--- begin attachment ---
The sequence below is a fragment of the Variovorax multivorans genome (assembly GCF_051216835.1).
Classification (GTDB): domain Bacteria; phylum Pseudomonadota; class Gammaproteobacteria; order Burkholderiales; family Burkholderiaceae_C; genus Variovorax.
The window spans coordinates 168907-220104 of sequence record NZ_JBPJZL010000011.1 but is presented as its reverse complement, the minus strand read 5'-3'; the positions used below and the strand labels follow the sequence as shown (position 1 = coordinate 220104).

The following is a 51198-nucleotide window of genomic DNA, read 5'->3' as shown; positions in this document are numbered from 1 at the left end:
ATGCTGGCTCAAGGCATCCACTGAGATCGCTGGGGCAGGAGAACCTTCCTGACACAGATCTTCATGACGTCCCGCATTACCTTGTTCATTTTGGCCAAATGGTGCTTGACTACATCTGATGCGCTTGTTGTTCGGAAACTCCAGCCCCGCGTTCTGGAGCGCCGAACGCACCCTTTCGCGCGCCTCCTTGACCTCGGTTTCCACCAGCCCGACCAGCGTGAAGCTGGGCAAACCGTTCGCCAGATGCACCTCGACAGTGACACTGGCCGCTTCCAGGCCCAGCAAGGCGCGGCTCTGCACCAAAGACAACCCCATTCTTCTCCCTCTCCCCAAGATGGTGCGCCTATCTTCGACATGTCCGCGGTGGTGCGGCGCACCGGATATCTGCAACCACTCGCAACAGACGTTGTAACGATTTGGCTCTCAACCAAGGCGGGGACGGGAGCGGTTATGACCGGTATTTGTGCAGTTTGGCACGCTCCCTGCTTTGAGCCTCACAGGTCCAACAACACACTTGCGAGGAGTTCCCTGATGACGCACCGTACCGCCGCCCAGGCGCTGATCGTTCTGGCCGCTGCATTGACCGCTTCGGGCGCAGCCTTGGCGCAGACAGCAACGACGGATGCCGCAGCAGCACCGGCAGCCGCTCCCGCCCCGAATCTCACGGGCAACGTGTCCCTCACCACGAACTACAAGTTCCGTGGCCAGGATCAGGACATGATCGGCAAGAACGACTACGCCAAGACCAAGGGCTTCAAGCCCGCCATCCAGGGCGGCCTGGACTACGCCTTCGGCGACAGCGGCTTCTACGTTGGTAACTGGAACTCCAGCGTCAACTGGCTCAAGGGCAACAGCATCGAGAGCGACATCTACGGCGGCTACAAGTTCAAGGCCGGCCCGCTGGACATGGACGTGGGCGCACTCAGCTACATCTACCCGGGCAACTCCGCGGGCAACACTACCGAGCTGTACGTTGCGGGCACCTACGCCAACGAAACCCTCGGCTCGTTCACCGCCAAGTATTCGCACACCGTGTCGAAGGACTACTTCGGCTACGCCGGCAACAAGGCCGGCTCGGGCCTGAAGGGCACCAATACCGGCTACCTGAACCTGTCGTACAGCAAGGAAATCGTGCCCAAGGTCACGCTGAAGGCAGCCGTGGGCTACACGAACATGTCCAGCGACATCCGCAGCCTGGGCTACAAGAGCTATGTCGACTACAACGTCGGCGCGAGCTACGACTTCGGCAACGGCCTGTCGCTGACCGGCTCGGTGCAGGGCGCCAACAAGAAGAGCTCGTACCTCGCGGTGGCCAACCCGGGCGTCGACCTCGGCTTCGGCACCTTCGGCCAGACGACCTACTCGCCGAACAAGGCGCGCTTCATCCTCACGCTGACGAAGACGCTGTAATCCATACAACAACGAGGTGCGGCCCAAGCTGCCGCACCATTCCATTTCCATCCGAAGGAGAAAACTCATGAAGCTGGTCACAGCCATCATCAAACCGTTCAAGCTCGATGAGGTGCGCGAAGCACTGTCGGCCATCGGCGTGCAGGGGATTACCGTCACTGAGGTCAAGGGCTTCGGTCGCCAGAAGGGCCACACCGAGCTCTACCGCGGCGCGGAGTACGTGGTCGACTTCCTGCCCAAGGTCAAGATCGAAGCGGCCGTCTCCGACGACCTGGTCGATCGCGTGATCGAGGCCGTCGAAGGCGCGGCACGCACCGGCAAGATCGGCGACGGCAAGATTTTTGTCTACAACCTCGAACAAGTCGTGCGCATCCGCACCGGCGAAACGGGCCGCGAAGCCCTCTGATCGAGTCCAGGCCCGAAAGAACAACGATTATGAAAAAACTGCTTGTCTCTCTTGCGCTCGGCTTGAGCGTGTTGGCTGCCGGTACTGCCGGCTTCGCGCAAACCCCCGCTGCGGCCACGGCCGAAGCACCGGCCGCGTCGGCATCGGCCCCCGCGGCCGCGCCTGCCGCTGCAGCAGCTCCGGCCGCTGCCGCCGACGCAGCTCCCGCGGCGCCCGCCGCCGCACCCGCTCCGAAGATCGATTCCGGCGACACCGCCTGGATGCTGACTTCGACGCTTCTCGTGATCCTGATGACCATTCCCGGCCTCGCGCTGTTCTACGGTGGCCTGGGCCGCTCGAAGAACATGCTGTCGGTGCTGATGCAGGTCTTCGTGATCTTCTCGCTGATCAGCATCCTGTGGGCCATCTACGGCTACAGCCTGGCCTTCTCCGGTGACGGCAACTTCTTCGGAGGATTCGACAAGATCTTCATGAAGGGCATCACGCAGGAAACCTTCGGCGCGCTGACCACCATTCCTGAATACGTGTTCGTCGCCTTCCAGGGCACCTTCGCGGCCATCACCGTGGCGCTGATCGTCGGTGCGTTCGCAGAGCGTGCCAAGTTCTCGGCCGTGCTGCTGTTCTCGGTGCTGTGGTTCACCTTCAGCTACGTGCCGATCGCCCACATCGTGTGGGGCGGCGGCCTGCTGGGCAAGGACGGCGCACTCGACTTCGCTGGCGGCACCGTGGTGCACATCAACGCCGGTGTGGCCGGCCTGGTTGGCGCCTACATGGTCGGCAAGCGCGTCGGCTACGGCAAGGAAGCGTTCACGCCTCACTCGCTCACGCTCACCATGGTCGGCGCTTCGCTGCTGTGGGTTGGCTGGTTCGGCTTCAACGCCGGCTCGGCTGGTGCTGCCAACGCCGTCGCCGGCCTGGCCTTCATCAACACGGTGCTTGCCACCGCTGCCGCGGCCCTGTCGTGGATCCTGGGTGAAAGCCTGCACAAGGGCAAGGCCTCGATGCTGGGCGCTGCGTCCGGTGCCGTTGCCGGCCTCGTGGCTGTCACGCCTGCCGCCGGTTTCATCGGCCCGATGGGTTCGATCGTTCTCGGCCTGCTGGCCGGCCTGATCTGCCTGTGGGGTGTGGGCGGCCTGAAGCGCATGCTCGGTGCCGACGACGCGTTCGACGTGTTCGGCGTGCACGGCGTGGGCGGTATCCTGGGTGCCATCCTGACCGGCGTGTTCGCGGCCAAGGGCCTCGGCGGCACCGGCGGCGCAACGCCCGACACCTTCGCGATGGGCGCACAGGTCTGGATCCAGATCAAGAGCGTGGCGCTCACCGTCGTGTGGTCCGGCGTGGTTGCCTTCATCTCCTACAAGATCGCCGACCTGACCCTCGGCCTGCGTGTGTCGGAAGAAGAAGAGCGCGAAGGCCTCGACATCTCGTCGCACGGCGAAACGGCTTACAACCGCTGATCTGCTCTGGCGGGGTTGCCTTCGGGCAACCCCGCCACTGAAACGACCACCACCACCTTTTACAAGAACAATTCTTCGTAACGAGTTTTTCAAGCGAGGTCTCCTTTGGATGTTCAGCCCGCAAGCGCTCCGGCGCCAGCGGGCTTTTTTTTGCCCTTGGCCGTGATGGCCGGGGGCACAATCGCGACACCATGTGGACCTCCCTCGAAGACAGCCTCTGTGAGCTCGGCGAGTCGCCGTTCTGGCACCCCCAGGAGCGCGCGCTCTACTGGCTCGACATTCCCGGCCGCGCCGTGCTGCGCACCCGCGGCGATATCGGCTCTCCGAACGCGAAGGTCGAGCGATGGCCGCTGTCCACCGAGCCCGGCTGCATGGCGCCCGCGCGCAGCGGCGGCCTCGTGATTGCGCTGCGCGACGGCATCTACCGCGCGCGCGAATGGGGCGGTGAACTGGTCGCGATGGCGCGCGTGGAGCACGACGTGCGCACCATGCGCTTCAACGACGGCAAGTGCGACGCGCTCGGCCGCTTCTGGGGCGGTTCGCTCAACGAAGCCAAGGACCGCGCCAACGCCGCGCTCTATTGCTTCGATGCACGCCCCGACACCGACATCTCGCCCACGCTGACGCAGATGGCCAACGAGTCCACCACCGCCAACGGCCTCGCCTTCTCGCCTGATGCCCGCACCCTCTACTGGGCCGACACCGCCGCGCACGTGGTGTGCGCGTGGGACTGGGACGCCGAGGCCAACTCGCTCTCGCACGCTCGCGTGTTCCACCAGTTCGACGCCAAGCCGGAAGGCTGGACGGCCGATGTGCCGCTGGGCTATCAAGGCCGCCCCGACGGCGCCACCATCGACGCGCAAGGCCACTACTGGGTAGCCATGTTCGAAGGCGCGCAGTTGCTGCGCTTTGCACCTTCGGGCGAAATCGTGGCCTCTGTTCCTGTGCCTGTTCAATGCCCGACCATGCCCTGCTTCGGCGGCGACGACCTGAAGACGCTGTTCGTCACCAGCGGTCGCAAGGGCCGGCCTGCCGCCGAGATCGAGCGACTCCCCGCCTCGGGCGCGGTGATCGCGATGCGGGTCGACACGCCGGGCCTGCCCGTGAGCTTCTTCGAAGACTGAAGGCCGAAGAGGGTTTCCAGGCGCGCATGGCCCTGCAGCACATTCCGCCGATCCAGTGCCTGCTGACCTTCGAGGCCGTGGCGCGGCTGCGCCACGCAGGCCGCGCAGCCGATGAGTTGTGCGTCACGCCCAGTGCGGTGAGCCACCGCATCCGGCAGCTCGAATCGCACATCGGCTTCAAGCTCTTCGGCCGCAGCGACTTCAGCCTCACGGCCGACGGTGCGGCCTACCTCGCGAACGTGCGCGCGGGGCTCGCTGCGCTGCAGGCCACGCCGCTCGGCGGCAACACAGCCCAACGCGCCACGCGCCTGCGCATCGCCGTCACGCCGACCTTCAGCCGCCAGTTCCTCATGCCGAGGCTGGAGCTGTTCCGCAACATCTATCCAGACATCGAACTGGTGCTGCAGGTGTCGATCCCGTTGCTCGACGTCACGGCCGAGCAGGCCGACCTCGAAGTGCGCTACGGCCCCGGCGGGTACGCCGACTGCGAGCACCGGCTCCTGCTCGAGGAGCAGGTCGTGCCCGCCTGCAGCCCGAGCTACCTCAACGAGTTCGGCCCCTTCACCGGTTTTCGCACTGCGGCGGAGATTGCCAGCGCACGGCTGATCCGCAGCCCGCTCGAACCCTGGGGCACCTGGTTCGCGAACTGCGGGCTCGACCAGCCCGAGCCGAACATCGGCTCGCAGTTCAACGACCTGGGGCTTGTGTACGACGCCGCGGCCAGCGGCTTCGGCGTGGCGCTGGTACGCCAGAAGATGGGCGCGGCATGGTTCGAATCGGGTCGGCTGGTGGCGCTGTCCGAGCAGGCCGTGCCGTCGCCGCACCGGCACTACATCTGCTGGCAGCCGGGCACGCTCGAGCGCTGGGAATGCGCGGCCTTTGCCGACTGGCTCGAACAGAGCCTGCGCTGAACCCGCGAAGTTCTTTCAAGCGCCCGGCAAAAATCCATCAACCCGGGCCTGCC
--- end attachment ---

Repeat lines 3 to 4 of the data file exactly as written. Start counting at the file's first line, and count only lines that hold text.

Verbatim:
The window spans coordinates 168907-220104 of sequence record NZ_JBPJZL010000011.1 but is presented as its reverse complement, the minus strand read 5'-3'; the positions used below and the strand labels follow the sequence as shown (position 1 = coordinate 220104).

The following is a 51198-nucleotide window of genomic DNA, read 5'->3' as shown; positions in this document are numbered from 1 at the left end: